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Movies aimed at religious audiences have come a long way since the cheesy special effects of 1956's The Ten Commandments.
The latest biblical blockbuster, Noah (from Viacom's (NASDAQ: VIA ) Paramount), brought in a higher-than-predicted $44 million in domestic box office while scoring another $51 million in its first week overseas, Forbes reported. Another religiously themed film, the low-budget God's Not Dead, is also doing well at theaters -- it opened two weeks ago to $9.2 million and showed a surprisingly small drop to $8.7 million in its second week. The strength for the latter is surprising not only because it's theoretically competing with Noah for viewers, but because movies aimed at the religious crowd often behave like horror movies at the box office with strong openings followed by huge drop-offs.
How is Hollywood reaching the religious audience?
Noah is the exception to the path most films of this genre have taken. For starters, it boasted a $125 million budget, Forbes reported, and was not pre-marketed to church groups. The makers of a number of films with religious themes -- including Freestyle, the small distributor behind God's Not Dead -- have attempted to rally the troops by aggressively pre-selling tickets and arranging group outings to the theater.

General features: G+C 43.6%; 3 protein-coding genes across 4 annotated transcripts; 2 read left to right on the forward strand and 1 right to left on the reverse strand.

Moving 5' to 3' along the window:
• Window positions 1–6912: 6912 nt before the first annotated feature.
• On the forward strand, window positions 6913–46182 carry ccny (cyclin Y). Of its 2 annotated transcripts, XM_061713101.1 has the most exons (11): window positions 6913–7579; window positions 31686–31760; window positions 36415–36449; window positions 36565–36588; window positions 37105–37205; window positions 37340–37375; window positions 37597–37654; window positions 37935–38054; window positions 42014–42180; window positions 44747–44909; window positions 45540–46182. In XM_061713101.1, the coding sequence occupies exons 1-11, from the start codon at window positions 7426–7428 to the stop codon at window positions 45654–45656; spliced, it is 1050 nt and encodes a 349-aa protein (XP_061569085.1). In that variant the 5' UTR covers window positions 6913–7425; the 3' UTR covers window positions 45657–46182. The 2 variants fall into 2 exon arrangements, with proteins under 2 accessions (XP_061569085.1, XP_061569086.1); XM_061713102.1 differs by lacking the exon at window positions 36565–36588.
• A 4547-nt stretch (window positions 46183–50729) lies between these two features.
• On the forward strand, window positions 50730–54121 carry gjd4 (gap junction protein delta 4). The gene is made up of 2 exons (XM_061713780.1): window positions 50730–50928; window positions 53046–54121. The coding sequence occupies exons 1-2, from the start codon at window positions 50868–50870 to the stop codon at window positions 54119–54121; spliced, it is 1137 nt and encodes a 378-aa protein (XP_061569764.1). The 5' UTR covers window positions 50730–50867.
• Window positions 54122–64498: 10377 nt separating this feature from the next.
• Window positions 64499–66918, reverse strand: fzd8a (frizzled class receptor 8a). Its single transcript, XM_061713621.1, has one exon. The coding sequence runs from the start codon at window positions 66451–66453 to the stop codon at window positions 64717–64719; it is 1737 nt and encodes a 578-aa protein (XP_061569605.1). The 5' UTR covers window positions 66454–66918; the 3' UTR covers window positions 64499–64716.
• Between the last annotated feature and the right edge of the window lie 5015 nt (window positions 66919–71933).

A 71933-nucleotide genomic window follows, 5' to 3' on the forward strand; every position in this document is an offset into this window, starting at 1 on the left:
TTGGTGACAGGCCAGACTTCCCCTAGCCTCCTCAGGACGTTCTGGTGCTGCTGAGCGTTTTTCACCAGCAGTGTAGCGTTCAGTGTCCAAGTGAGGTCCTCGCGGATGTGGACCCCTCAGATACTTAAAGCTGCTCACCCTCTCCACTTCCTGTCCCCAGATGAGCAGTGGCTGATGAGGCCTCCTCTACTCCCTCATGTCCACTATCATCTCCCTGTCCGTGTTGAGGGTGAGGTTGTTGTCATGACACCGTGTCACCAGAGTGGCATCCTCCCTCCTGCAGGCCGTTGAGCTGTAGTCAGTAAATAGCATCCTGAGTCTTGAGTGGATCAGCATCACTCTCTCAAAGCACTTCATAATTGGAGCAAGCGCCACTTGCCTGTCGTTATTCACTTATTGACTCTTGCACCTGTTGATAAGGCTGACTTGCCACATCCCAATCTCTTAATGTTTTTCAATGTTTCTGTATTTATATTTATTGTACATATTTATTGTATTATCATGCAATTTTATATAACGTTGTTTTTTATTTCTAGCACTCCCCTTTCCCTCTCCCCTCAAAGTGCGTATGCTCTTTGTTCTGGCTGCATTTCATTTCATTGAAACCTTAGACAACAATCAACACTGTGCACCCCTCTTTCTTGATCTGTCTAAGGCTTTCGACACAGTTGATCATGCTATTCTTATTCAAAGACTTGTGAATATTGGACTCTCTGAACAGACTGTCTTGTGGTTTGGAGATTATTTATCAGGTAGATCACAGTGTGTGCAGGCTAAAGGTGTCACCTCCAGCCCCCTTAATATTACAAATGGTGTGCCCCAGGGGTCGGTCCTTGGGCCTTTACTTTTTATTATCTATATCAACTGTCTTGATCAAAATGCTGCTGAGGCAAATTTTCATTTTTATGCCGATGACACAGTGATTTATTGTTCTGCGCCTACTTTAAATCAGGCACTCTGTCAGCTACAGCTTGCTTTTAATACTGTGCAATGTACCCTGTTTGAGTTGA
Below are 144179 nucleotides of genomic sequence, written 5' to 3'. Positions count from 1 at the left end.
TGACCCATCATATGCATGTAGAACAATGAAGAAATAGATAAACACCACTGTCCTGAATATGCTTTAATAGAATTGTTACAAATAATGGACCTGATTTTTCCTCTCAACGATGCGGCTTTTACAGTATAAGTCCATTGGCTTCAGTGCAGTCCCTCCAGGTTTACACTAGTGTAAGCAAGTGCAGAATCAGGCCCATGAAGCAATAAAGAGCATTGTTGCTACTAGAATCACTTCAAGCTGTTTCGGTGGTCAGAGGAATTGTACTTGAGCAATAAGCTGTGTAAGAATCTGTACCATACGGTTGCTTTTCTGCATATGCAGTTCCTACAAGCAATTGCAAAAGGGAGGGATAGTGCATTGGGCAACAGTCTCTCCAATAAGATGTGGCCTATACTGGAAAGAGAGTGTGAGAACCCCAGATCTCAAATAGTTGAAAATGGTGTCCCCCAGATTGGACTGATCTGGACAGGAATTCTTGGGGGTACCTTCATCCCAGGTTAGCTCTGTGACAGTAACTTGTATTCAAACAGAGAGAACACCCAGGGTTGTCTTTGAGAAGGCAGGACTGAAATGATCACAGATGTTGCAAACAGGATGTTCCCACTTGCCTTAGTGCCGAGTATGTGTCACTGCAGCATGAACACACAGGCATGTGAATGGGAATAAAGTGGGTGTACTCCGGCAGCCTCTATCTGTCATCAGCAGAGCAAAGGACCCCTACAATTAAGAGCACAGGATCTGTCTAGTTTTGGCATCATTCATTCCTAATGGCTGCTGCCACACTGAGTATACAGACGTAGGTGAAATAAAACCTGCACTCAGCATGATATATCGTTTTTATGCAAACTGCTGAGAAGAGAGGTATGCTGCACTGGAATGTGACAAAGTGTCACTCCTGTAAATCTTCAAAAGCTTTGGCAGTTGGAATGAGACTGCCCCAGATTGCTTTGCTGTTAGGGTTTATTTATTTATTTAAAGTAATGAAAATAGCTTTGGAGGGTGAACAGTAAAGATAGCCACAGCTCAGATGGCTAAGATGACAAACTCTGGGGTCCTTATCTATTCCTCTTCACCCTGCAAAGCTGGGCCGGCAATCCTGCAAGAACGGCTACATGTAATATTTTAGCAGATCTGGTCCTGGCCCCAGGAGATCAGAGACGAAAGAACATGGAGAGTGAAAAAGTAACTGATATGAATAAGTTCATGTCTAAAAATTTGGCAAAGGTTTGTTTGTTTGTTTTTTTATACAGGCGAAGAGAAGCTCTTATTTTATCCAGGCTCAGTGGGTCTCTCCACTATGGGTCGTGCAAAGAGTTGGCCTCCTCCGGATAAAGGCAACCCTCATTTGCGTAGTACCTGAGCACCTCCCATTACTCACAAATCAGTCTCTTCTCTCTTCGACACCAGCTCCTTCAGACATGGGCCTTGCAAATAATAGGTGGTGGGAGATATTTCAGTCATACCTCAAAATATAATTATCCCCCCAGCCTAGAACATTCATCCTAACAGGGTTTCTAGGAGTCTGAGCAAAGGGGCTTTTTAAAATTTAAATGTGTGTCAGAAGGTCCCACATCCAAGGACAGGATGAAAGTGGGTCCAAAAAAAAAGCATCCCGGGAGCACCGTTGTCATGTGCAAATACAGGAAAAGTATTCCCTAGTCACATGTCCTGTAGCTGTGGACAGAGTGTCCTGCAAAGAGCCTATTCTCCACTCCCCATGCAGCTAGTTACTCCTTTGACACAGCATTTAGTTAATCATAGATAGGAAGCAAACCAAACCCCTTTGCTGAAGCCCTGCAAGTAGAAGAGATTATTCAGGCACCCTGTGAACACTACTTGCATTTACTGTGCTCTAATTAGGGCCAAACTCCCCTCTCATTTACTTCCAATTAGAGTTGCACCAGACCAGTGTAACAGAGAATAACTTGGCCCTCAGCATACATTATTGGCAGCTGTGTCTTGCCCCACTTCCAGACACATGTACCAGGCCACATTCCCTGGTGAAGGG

God's Not Dead was so heavily pre-sold that it was the number three movie on Friday, though it finished the weekend at number five in its first week, Moviefone reported. The first week numbers aren't that shocking as lots of other religiously themed movies have used that strategy, but its staying power is. There have been exceptions to the rule that religious films open strong and drop off heavily -- Mel Gibson's Passion of the Christ grossed over $600 million globally, according to Deadline -- but most usually follow that path.
It's time to stop being surprised
Every time a movie that's outside the traditional Hollywood formula succeeds, the entertainment press always seems shocked and the success is cast as a fluke. Whether it's a raunchy comedy with female stars such as Bridesmaids or a genre film that makes more money than expected, even repeated success does not always lead to Hollywood recognizing that conventional wisdom as to what makes a hit may be wrong.
The case has been building for movies with religious themes with limited star power. Not every one released has been a success, but a number of them have including 2008's Fireproof which starred Kirk Cameron. That film had a $500,000 budget raised from churchgoers that ended up grossing $33.4 million, Deadline reported. The same company hit again in 2011 when Courageous, which had a $2 million budget, made $34.5 million.
There are many more examples, and while there have been failures -- The Nativity Story in 2006 only made $46 million globally on a $30 million budget -- but enough movies of the religious genre have been hits that it shouldn't be viewed as an oddity or a surprise anymore.
Can there be too much of a good thing?